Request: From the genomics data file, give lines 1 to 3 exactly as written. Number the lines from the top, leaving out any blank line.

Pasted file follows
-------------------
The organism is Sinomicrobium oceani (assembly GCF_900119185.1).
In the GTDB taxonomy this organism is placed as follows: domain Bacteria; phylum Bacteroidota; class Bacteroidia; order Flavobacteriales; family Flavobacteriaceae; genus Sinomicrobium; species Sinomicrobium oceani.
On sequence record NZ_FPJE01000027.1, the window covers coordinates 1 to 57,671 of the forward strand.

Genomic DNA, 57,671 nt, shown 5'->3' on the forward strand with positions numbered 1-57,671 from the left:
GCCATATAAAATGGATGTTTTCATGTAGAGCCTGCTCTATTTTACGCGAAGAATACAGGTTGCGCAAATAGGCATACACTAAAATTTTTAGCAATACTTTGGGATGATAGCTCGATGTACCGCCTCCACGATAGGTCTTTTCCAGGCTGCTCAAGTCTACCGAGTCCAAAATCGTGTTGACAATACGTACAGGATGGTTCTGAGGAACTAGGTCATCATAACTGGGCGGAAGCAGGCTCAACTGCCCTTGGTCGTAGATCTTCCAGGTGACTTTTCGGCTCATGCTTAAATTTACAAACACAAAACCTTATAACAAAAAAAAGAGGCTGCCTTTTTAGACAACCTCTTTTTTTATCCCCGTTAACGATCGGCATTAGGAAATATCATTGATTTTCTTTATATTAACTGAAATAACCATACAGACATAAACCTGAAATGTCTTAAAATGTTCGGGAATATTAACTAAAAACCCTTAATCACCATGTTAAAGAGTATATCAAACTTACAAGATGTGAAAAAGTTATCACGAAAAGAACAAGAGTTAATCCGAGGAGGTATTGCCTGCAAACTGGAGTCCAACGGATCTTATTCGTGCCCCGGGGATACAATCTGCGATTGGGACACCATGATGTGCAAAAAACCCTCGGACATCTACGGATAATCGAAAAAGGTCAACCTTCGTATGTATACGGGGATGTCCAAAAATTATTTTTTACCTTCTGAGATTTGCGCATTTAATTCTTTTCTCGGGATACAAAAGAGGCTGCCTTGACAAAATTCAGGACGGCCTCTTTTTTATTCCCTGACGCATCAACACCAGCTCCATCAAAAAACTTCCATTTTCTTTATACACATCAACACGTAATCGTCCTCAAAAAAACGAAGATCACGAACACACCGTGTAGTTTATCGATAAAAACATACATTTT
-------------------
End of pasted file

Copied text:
The organism is Sinomicrobium oceani (assembly GCF_900119185.1).
In the GTDB taxonomy this organism is placed as follows: domain Bacteria; phylum Bacteroidota; class Bacteroidia; order Flavobacteriales; family Flavobacteriaceae; genus Sinomicrobium; species Sinomicrobium oceani.
On sequence record NZ_FPJE01000027.1, the window covers coordinates 1 to 57,671 of the forward strand.